Preparedness for teaching primary curriculum subjects: Challenges for student teachers and physical education

Activity: Academic Talks or PresentationsInvited talkTeaching


Student teachers are not prepared to teach Physical Education (PE) entering the profession (Huddleston, 2021); this is concerning as calls grow for PE to become a core subject in UK primary schools meaning teacher competence is under enquiry.
Research outlines two Initial Teacher Education (ITE) elements responsible for restricting preparedness: during university-based learning, limited lectures are provided (Blair and Capel, 2008); moreover, due to outsourcing of PE’s workforce, opportunities for teaching PE on placement have been restricted, de-skilling teachers and de-valuing the subject (Randall, 2020). My study generated potential recommendations for ITE to ensure student teachers feel best prepared teaching PE; this paper explores reasons for limited preparedness outlining these recommendations.

As a theoretical framework, the study used the Professional Knowledge Model (Randall, 2013) to explore student teachers’ perceptions of preparedness delivering PE after completing ITE through a case study approach of an education department, conducted using Mixed Method Research via questionnaires (n=39) and interviews (n=6) within a pragmatic paradigm. Throughout, links were made with educational theories including: The Competence Matrix (Burch, 1970); Social Constructivism (Vygotsky, 1978); Ecological Systems Theory (Bronfenbrenner, 1979); Emotional Intelligence (Goleman, 1995) and Growth Mindset (Dweck, 2006).

Data analysis used a thematic approach – both inductive and deductive: primarily inductive as themes were data led, and deductive as my self-developed 'nearsider' researcher position meant some pre-conceived knowledge existed. Data analysis supported key findings from previous studies including how outsourced providers negatively impact student teacher placements through limiting PE opportunities (Griggs, 2016) and that student teachers’ subject and pedagogical knowledge are developed through PE specific lectures, a cross-modular approach and placement experiences (Randall, 2013).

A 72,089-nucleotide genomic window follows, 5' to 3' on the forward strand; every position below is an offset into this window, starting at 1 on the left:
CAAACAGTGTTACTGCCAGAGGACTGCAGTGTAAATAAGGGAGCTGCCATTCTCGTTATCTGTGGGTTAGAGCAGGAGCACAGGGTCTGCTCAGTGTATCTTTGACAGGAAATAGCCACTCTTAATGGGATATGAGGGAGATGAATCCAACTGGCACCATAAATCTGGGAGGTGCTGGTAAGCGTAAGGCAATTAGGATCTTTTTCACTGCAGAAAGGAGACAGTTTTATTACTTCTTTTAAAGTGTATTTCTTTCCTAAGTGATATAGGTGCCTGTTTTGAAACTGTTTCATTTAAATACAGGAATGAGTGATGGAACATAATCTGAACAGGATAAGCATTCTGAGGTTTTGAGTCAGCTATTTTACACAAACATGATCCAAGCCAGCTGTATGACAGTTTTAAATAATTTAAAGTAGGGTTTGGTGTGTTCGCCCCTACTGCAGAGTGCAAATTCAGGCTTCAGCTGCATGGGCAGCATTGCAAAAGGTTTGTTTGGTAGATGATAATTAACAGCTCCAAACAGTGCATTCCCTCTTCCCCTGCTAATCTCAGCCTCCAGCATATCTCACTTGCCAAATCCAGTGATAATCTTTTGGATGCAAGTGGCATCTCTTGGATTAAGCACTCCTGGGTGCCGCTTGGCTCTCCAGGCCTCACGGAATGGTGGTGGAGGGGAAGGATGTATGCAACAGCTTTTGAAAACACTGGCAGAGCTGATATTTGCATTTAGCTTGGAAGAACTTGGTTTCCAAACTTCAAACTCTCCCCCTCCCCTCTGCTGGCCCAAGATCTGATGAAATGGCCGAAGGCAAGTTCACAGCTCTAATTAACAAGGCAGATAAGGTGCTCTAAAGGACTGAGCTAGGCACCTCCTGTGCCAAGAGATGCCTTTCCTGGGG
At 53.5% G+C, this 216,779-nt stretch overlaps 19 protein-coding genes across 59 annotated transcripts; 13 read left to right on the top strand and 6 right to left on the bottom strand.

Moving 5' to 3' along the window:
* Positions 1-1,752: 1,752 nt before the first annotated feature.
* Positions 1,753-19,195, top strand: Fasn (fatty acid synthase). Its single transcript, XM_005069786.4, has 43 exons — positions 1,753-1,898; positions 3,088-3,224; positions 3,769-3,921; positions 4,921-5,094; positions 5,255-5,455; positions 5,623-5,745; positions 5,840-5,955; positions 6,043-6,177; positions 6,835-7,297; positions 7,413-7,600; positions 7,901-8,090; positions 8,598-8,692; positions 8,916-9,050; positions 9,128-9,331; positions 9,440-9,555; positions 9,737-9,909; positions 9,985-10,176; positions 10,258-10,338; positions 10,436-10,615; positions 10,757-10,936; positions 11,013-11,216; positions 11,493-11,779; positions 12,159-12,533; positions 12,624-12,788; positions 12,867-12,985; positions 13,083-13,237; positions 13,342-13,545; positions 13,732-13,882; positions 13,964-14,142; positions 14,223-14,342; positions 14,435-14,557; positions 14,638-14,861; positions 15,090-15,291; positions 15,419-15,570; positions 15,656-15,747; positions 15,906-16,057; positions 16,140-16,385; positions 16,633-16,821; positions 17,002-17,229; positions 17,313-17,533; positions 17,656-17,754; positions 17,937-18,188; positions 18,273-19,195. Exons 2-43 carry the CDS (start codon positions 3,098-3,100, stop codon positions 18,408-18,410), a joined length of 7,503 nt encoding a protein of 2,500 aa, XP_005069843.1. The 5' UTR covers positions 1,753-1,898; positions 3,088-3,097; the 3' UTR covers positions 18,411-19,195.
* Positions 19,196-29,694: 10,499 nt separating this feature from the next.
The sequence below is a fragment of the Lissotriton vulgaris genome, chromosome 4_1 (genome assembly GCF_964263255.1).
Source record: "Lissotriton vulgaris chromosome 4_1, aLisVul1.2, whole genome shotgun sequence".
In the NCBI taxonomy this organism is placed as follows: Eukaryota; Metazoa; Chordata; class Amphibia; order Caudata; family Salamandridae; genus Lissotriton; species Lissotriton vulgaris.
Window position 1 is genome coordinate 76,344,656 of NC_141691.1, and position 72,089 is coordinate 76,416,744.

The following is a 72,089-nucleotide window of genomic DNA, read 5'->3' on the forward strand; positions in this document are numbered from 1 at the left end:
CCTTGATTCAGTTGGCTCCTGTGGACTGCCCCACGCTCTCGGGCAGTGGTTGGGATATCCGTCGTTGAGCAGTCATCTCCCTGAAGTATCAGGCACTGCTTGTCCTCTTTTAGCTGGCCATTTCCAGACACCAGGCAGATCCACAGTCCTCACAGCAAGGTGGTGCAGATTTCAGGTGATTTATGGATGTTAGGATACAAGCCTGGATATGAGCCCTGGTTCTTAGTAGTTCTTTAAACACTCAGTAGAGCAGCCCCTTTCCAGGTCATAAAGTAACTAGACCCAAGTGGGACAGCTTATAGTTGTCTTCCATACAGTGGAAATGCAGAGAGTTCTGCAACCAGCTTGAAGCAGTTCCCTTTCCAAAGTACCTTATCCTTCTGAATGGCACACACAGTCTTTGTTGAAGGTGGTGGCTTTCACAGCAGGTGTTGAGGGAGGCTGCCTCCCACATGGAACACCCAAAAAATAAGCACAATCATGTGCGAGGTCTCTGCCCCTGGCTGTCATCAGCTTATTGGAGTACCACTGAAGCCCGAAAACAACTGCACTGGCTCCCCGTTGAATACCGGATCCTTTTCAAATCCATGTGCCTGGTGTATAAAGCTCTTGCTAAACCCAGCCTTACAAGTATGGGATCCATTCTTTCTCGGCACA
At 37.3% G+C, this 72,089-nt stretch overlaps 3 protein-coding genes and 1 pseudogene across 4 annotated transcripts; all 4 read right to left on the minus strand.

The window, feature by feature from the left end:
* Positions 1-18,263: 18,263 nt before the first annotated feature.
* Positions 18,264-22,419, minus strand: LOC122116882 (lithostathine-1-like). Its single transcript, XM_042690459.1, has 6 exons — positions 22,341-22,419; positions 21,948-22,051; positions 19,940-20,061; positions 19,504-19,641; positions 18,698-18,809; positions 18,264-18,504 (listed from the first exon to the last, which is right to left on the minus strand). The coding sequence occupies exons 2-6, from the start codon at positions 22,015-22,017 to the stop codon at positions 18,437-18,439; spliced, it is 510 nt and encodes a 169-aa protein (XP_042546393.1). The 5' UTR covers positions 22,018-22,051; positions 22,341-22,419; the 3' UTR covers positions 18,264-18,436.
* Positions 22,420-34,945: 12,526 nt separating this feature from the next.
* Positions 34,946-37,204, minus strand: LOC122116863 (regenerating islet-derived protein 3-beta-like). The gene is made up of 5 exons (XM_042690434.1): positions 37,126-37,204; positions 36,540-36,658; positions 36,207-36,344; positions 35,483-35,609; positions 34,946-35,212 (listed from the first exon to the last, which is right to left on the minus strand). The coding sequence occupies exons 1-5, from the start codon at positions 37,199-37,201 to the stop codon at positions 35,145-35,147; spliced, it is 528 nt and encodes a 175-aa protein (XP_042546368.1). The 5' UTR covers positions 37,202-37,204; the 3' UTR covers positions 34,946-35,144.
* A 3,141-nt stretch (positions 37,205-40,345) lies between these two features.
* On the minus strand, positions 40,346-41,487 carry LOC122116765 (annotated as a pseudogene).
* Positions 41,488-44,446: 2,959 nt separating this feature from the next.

Additionally, the study found student teachers have both negative and positive early PE experiences impacting preparedness (Morgan and Bourke, 2008). However, the study found that despite student teachers’ pre-ITE thoughts of feeling ‘nervous’ and ‘overwhelmed’ about teaching PE, their views were not fixed and adapted by developing their emotional intelligence, becoming more consciously competent. Contrastingly, student teachers feeling more confident pre-ITE had to avoid complacency teaching PE and strive to develop their subject expertise to become potential future subject leaders.

The paper outlines recommendations for various stakeholders, including: how student teachers must acquire more experience pre-ITE; that lecturers should plan cross-curricular approaches with more PE assessment opportunities; that the course could introduce the Professional Knowledge Model alongside existing provision and how the education department could think creatively to generate further PE placement opportunities.
Period12 May 2023
Event titleTeacher Education Advancement Network Conference
Event typeConference
LocationManchester, United KingdomShow on map
Degree of RecognitionNational